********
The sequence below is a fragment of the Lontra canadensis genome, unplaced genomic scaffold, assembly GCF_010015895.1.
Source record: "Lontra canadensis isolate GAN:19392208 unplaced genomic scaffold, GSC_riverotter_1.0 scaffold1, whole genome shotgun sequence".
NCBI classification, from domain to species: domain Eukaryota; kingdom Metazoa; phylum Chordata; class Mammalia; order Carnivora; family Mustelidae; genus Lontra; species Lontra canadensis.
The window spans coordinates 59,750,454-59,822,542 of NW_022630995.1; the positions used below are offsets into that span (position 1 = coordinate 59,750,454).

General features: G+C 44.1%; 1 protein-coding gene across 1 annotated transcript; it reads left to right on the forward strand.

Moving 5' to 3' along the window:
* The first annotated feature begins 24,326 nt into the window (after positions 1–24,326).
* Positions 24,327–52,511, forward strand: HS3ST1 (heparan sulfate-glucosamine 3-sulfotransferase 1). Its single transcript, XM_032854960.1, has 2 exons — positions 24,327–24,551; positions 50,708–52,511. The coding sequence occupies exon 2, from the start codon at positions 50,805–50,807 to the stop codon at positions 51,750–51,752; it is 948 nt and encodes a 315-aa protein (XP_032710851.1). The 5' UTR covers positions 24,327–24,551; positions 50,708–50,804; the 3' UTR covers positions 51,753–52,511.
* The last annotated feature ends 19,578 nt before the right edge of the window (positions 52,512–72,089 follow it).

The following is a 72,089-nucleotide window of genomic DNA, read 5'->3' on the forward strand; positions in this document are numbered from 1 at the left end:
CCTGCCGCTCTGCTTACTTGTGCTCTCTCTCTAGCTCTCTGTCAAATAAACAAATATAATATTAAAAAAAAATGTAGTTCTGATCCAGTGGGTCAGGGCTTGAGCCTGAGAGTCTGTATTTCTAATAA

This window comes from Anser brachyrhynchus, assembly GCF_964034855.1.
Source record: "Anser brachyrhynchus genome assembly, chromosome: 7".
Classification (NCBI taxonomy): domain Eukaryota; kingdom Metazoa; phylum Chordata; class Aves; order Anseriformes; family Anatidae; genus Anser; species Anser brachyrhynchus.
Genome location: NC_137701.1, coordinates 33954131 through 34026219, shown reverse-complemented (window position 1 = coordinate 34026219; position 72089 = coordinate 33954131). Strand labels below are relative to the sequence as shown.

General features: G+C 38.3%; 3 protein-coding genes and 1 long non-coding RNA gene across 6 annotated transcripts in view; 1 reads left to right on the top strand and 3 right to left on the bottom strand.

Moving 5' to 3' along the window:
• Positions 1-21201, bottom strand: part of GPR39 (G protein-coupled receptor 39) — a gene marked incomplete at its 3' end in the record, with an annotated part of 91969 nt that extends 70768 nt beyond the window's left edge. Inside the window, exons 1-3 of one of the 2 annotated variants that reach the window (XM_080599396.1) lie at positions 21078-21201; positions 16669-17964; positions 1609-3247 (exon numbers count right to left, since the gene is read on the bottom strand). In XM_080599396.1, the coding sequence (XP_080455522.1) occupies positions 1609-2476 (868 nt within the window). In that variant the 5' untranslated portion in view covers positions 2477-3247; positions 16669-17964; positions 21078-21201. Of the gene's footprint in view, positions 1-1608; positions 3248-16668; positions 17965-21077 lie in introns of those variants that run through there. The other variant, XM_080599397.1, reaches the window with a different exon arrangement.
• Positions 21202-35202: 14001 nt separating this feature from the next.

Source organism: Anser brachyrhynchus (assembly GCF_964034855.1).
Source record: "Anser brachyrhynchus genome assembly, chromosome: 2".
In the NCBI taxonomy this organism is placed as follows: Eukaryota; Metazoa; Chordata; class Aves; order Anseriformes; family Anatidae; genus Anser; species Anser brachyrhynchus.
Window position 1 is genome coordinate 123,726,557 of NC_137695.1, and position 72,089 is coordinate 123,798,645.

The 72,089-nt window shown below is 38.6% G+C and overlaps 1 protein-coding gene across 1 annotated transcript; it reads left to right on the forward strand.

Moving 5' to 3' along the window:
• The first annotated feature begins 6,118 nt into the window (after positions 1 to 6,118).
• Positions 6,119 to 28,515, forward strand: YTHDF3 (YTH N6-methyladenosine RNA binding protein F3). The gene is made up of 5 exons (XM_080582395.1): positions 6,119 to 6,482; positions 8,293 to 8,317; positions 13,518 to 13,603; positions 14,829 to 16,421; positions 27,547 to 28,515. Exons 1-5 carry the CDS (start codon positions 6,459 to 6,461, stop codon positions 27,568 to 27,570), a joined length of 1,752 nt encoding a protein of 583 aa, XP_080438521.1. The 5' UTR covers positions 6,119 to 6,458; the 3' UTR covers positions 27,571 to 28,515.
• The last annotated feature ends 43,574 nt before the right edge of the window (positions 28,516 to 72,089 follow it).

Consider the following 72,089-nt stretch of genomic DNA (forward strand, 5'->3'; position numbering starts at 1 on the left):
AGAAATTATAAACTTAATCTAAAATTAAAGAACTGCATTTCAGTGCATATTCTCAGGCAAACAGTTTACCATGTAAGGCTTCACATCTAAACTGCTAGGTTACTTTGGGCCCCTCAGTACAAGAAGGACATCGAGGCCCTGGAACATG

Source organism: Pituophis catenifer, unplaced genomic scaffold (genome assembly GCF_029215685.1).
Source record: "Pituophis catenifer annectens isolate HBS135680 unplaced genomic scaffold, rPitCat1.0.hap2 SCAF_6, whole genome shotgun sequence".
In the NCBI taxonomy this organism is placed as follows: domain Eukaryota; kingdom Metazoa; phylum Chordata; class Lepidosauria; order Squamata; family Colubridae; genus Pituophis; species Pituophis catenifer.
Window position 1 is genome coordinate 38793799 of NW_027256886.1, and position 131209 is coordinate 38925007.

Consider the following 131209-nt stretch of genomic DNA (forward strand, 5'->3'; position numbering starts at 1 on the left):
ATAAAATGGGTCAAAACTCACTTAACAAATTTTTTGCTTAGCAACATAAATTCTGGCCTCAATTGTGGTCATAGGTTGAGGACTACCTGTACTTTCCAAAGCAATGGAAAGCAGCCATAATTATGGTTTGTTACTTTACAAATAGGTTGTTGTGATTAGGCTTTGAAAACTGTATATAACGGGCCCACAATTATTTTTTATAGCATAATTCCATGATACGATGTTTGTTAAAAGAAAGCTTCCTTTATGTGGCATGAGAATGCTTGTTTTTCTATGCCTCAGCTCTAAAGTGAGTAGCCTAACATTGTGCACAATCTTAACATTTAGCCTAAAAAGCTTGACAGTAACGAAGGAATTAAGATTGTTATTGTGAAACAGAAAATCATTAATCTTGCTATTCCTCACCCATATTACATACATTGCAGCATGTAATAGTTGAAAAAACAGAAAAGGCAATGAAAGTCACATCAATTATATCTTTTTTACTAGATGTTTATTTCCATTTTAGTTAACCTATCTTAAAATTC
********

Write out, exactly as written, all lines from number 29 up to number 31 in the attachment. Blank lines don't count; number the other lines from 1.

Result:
Consider the following 72,089-nt stretch of genomic DNA (forward strand, 5'->3'; position numbering starts at 1 on the left):
AGAAATTATAAACTTAATCTAAAATTAAAGAACTGCATTTCAGTGCATATTCTCAGGCAAACAGTTTACCATGTAAGGCTTCACATCTAAACTGCTAGGTTACTTTGGGCCCCTCAGTACAAGAAGGACATCGAGGCCCTGGAACATG

Source organism: Pituophis catenifer, unplaced genomic scaffold (genome assembly GCF_029215685.1).